|Last Quarter||New Moon||First Quarter||Full Moon|
Speed: 427.2 km/sec
Density: 10.6 protons/cm3
More Data: ACE, DSCOVR
Updated: Sep 30 at 1520 UT
**Sunspots AR2877 and AR2880 have 'beta-gamma' magnetic fields that harbor energy for M-class solar flares.
Credit: Solar Dynamics Observatory(SDO)/
Helioseismic and Magnetic Imager (HMI).
|X-ray Solar Flares
6-hr max: C1 1249 UT Sep30
24-hr: C2 2156 UT Sep29
Updated: Sep 30 at 1525 UT
Sun: 30 Sep 2021
|Oct 8||6:02 AM||5:43 AM||9:03 AM||8:18 PM||5:48 AM||5:41 PM||2:42 PM||*2:17 AM||1:44 PM||*1:09 AM|
|Oct 18||4:50 AM||4:46 PM||9:12 AM||8:21 PM||5:36 PM||5:23 AM||2:02 PM||*1:37 AM||1:05 PM||*12:30 AM|
|Oct 28||4:38 AM||4:33 PM||9:20 AM||8:25 PM||5:24 PM||5:06 AM||1:24 PM||*12:58 AM||12:27 PM||11:48 PM|
* = following day
Meteor ShowerThe October Orionid meteor shower will be active from 17-25 October 2021. At maximum rates, the shower may reach 15 meteors per hour that may be observed at favorable sky conditions, but sometimes there are lulls even during the traditional maximum peak nights of 21-22 October 2021. Unfortunately, the bright Moon will interfere with the observations of fainter meteors. The Earth is passing through the stream of debris left behind by Comet Halley, the parent comet of the Orionid shower. The radiant of the shower will be observed north of Betelgeuse as shown in Figures 2 & 2a.
The Square of Pegasus ( an asterism of the constellation of Andromeda, the Chained Maiden which is made up of four stars of nearly equal brightness namely: Scheat, Alpheratz, Markab, and Algenib) takes center stage in the Philippine night sky after sunset, which is a sign of the arrival of the northern fall. Northeast of it lies the Andromeda Galaxy (M31), the closest large spiral galaxy to the Milky Way Galaxy as shown in Figures 1 & 1a. Under clear skies and with the aid of a star map and familiarity with the surrounding background stars, it can be seen as an elongated misty patch with the naked eye and can be easily viewed through binoculars and telescopes. The splendid W formation of stars known as the constellation of Cassiopeia, the wife of King Cepheus and the mother of Andromeda in Greek mythology, lies to the left, while the constellation of Pisces, the Fish can be found at the lower right of Pegasus.
The famous equilateral triangle in the sky, known as the Winter Triangle rises after midnight. The Triangle formed by the stars is composed of Betelgeuse, the supergiant red star and the prominent star of the famous constellation Orion, (the Mighty Hunter), Sirius, the brightest star in the sky of the constellation Canis Major (the Big Dog), and Procyon, the brightest star of the constellation Canis Minor (the Little Dog).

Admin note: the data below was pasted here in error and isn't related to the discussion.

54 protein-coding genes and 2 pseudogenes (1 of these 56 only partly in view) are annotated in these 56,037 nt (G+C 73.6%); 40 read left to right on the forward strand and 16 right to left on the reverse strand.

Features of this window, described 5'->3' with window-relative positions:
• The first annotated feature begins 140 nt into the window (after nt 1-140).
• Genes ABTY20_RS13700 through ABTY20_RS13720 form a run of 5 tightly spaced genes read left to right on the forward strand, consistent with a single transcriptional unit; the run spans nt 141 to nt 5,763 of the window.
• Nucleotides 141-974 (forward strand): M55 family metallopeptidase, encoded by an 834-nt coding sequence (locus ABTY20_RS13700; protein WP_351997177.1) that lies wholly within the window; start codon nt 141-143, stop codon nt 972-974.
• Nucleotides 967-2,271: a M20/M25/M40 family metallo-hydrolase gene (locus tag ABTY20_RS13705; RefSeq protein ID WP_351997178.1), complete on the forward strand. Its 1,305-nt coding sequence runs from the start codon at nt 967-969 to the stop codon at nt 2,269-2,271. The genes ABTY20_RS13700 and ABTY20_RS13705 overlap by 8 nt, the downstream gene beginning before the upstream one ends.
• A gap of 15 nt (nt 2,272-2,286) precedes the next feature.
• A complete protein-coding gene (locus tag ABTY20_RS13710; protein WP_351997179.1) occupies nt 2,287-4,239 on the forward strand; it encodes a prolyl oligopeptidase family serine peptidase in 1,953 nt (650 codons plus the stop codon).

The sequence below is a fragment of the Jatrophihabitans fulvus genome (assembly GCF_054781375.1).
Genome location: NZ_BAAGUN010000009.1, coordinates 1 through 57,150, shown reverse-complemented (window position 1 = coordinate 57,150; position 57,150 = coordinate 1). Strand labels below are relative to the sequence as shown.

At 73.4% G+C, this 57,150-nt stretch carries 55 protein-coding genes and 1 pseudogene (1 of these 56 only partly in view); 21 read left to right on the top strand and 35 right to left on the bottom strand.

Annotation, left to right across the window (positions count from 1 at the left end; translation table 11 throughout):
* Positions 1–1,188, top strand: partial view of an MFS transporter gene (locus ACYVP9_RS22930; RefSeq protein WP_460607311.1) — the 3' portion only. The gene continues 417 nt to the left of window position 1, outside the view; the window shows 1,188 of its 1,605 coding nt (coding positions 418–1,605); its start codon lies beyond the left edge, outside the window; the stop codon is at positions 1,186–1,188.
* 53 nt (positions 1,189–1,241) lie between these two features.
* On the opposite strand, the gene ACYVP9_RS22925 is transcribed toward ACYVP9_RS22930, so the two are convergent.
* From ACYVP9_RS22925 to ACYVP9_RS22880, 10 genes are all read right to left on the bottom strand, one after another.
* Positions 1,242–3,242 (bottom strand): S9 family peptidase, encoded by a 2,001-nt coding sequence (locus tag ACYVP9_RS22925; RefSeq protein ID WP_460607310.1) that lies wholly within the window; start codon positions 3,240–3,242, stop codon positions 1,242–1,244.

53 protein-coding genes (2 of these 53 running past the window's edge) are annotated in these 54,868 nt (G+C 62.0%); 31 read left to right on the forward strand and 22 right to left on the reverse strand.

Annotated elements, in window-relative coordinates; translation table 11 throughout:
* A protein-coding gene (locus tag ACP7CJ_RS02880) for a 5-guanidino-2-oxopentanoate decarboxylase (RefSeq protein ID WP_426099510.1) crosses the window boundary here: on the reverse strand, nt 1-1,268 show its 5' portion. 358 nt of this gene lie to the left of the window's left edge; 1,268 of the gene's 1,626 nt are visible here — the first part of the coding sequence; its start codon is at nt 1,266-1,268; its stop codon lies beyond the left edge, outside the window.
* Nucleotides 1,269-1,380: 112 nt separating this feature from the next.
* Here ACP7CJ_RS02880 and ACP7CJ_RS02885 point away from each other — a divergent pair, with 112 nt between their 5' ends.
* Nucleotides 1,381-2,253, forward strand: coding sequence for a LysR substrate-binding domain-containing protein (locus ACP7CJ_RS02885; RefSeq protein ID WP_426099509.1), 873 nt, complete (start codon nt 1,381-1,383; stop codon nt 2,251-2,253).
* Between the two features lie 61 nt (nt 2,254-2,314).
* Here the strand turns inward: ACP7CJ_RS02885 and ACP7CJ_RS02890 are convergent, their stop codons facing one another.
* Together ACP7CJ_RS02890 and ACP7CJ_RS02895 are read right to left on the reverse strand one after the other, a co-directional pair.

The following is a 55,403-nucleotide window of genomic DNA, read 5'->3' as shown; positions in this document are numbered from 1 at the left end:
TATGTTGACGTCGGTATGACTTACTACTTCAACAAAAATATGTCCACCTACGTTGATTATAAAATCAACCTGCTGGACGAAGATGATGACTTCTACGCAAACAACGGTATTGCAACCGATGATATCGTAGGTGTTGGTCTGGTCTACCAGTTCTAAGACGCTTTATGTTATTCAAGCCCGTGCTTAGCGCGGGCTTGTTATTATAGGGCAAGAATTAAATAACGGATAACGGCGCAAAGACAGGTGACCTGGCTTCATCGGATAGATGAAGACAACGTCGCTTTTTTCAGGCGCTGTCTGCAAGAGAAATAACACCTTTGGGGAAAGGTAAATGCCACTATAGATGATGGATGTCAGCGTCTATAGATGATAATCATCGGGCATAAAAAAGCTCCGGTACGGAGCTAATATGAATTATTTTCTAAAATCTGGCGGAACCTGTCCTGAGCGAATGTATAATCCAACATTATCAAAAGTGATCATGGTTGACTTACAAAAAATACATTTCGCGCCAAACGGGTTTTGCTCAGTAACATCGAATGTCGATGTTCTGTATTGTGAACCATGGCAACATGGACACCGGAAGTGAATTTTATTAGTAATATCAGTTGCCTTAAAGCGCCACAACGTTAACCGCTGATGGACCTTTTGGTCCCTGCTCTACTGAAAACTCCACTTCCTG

On 01 October at 7:00 PM, Venus will be found at about 15 degrees above the west southwestern horizon during the month. It will be shining brilliantly at magnitude -4.10 and will lie among the constellation of Libra, the Scale. It will be observable during the entire month.
Also, Saturn and Jupiter will be easily spotted at about 55 and 51 degrees above the south southeastern horizon, shining at magnitudes +0.4 and -2.7, respectively. Both planets will lie among the background stars of the constellation Capricornus, the Sea-Goat. They will remain visible in the night sky throughout the month.
Neptune on the other hand, will be located at about 34degrees above the east southeastern horizon which abode among the background stars of the constellation Aquarius, the Water-Bearer with a magnitudes +7.80. Observing this planet will require a binocular or a telescope and a star map under dark and clear sky conditions.
On the same date and time at 10:00 PM, Uranus will be found 34 degrees above the eastern horizon during the month. It will be glowing at magnitude +5.6 and resides among the stars of the constellation Aries, the Ram.
Mercury and Mars will be difficult to observe due to their proximity to the Sun during the month
Figure 4 shows how to compare apparent magnitudes of celestial bodies such as planets and stars.
|8||Mars in conjunction with the Sun||12:00 PM|
|9||Moon at perigee (nearest distance to Earth = 363,387 km)||1:00 AM|
|9||Ceres stationary||3:00 AM|
|10||Mercury in inferior conjunction||12:00 AM|
|11||Saturn stationary||10:00 AM|
|15||Jupiter 4° North of the Moon||6:00 PM|
|17||Neptune 4° North of the Moon||10:00 PM|
|18||Mercury stationary||9:00 AM|
|18||Jupiter stationary||7:00 PM|
|24||Moon at apogee (farthest distance to Earth = 405,614 km)||11:00 PM|
|25||Mercury greatest elongation W (18 deg)||2:00 PM|
|30||Venus greatest elongation E(47 deg)||5:00 AM|
ERRATA FOR THE ALMANAC FOR GEODETIC ENGINEERS 2020
Regarding the publication on page 2 of the ALMANAC FOR GEODETIC ENGINEERS 2020, which contains the data for the EPHEMERIS OF THE SUN, it was verified that the February 29, 2020 date is missing but the data for the particular date is the data printed as March 1, 2020. The data printed from April 3 to December 31 are all correct.
Kindly refer to the image/link below for the data errata on the Ephemeris of the Sun 2020.
Errata of AGE 2020, page 2
(Errata of AGE 2020 pdf file)